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    Re: GPS shortcomings.
    From: Brooke Clarke
    Date: 2005 Jun 8, 18:51 -0700

    Hi Courtney:
    
    On the contrary, they will continue to work as they did, maybe better
    performance because of the improvements in the antennas, transmitters
    and the reference timing sources.
    
    But remember that LORAN-C was originally designed for coastal navigation
    and now the focus is on blind aircraft landing.  So the coverage area
    does not extend too far from any coast.  Global coverage map:
    http://www.locusinc.com/images/MegapulseMap1.gif
    
    But I expect the coverage area to increase, especially near major airports.
    
    I have a number of timing LORAN-C receivers and they are almost as good
    as GPS, see:  http://www.pacificsites.com/~brooke/A2100F.shtml
    
    Have Fun,
    
    Brooke Clarke, N6GCE
    
    
    
    Courtney Thomas wrote:
    
    > Does this mean our old Loran receivers are soon worthless, or still
    > usable just not as accurate, or what ?
    >
    > Thank you,
    > Courtney
    >
    >
    > On Wed, 2005-06-08 at 16:19, Brooke Clarke wrote:
    >
    >>Hi Carl:
    >>
    >>The current LORAN-C system is made up of chains of stations, one master
    >>and a hand full of slaves.  Now the slaves listen for the master pulse
    >>and after a wait send their pulse.  In the not too distant future all
    >>stations will just transmit based on a collection of Cesium clocks.
    >>
    >>The result will be a more accurate fix.
    >>
    >>The older LORAN-C receivers could needed to be programmed for the Group
    >>Repetition Interval (GRI) of the nearest chain.  The new generation
    >>receivers are, to borrow a GPS term, "All In View".  These receivers
    >>know about all the world's stations and use Digital Signal Processing
    >>technology to receive all the stations at the same time.
    >>
    >>It was not only the events on 9/11 but also the realization that it's so
    >>easy to jam GPS and European and Russian counterparts that kept LORAN-C
    >>alive.
    >>
    >>The U.S. has turned off Selective Availability which makes a GPS fix
    >>more accurate for civilian users, but to counter this the military is
    >>developing jamming technology and from time to time tests it.  If you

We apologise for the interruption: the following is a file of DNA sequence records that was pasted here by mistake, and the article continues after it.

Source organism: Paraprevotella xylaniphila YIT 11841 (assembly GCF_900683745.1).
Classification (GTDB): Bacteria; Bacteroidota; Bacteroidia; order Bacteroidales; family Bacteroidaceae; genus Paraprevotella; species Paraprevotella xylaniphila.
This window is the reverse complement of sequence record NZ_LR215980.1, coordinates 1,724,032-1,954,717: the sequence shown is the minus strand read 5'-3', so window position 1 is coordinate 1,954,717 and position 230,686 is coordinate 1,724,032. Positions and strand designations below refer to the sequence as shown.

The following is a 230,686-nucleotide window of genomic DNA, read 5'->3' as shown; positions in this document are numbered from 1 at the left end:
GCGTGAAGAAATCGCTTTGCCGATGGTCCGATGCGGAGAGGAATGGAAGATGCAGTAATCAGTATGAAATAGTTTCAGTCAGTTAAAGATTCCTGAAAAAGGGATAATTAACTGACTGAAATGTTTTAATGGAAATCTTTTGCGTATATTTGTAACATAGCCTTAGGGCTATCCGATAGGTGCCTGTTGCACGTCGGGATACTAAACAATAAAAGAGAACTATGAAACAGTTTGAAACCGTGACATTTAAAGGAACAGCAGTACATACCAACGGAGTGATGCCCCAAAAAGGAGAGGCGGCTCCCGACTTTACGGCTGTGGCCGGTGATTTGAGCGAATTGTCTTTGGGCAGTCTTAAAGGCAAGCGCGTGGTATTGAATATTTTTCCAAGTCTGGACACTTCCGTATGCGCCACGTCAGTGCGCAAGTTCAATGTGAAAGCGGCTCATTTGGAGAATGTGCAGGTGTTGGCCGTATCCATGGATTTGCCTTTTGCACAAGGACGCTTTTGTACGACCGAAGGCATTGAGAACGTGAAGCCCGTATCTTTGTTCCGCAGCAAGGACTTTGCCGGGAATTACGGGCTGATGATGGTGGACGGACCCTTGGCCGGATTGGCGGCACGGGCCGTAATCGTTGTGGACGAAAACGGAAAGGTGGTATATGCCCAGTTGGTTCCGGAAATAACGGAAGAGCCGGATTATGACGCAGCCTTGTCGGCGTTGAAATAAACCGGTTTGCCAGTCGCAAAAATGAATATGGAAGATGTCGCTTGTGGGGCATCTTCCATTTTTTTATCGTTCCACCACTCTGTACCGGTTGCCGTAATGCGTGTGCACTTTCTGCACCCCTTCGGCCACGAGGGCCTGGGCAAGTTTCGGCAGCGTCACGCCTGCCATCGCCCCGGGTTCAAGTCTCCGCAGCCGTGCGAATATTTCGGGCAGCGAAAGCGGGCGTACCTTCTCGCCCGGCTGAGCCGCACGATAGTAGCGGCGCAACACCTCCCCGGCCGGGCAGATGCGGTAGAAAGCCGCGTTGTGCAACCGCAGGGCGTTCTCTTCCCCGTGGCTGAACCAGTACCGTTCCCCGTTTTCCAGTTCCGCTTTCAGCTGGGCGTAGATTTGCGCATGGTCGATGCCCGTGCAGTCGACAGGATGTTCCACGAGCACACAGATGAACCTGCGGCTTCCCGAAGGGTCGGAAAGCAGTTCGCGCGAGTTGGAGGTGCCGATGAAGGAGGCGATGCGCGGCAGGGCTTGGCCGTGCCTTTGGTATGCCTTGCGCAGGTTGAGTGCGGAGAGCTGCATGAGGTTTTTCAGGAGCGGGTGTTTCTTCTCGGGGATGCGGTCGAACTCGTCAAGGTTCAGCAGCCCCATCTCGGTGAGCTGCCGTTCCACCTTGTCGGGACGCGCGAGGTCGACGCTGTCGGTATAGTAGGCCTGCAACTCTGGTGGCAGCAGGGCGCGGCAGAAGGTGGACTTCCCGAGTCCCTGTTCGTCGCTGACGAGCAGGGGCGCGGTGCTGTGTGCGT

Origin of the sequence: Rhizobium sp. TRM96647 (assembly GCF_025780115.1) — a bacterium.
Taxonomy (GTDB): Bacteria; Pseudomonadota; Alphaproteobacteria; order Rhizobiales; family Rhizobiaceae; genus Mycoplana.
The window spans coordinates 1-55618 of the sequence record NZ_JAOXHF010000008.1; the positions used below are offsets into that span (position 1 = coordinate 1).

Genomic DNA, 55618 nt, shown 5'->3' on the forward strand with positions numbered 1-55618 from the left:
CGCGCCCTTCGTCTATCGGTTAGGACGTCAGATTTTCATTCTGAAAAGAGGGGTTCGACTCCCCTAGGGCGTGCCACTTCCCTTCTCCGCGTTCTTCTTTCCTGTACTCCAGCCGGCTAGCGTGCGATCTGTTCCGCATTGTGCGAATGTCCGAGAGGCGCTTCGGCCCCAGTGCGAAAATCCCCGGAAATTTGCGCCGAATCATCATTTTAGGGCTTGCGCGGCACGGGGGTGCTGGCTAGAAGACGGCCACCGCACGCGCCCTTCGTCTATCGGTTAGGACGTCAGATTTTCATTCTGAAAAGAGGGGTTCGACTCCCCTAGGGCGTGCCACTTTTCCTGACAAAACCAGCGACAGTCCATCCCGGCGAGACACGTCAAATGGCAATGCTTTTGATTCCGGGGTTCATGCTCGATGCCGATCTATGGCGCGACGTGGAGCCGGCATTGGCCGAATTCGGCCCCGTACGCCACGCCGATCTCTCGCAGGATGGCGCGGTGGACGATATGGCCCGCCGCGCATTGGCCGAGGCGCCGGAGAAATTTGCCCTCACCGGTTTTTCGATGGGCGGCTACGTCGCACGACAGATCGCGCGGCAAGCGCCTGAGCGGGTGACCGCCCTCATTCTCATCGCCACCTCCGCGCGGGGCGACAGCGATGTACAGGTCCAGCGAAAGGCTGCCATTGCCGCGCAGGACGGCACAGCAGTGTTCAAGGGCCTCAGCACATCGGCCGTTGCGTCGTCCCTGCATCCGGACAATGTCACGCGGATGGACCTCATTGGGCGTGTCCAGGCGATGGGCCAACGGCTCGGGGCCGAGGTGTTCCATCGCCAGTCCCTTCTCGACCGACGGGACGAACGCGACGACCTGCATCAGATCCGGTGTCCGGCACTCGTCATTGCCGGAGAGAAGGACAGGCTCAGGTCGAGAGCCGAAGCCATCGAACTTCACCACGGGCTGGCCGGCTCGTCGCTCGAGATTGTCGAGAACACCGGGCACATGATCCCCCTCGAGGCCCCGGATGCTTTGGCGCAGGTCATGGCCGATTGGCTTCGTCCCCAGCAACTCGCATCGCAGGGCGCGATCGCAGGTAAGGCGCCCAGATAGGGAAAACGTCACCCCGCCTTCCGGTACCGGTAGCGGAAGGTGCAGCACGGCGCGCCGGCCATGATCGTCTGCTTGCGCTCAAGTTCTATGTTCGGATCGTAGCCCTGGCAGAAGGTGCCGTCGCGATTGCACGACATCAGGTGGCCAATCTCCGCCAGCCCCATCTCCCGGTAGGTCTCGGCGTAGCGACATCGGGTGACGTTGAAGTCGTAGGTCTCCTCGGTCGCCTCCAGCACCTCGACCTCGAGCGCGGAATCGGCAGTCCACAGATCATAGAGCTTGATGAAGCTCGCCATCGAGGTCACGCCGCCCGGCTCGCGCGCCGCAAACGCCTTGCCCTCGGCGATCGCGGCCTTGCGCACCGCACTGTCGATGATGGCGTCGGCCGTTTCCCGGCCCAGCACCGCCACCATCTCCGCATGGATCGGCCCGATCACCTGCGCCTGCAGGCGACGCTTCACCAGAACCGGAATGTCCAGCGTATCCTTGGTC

>>happen to be in a test area you position will be either wrong or non
    >>existent.
    >>
    >>Have Fun,
    >>
    >>Brooke Clarke, N6GCE
    >>--
    >>w/Java http://www.PRC68.com
    >>w/o Java http://www.pacificsites.com/~brooke/PRC68COM.shtml
    >>http://www.precisionclock.com
    >>
    >>
    >>
    >>Carl Herzog wrote:
    >>
    >>>Lu Abel wrote:
    >>>
    >>>
    >>>>Two or three years
    >>>>ago the US Coast Guard was trying to accelerate their schedule for
    >>>>shutting down Loran C.  Now it looks like they and the US Department of
    >>>>Transportation (which includes the US's Federal Aviation Administration)
    >>>>are concerned about possible problems with GPS in navigation
    >>>>applications (such as aircraft routing or precision harbor approaches)
    >>>>that require hyper-reliability and appear to be considering an enhanced
    >>>>Loran as a backup system.
    >>>
    >>>
    >>>As of 1992, plans were in place to eliminate LORAN by 2015. By 1994, the
    >>>termination date had been bumped up to the year 2000. Opposition by
    >>>LORAN users, largely lead by general aviation interests, caused another
    >>>review of the need for the system.
    >>>
    >>>At the same time, in an unrelated effort, the Volpe National
    >>>Transportation Systems Center, a division of the U.S. Dept. of
    >>>Transportation, was studying the vulnerabilities of the GPS system. They
    >>>released their resulting paper on September 10, 2001. This report is
    >>>available as a pdf online:
    >>>
    >>>http://www.navcen.uscg.gov/archive/2001/Oct/FinalReport-v4.6.pdf
    >>>
    >>>Needless to say, the events the next day gave the report a higher
    >>>profile than it may have otherwise had.
    >>>
    >>>It was shortly after that the department began looking at refurbishing
    >>>the existing LORAN infrastructure to backup GPS. Upgrades to the LORAN
    >>>infrastructure in the U.S. are already well underway. This spring the
    >>>Coast Guard upgraded all the transmitters and new timing and frequency
    >>>equipment is being installed this summer.
    >>>
    >>>Studies are still underway to determine whether an enhanced LORAN system
    >>>can completely meet standards for accuracy and other characteristics
    >>>that would be required for it to serve as a backup to GPS  in aviation
    >>>and harbor approach navigation. So far the results look promising, but
    >>>it may be a few more years before you start seeing integrated GPS/LORAN
    >>>receivers for sale at your local marine supply store.
    >>>
    >>>Carl
    >>>
    >>>
    >>>
    >
    >
    >
    >
    
    
    

       
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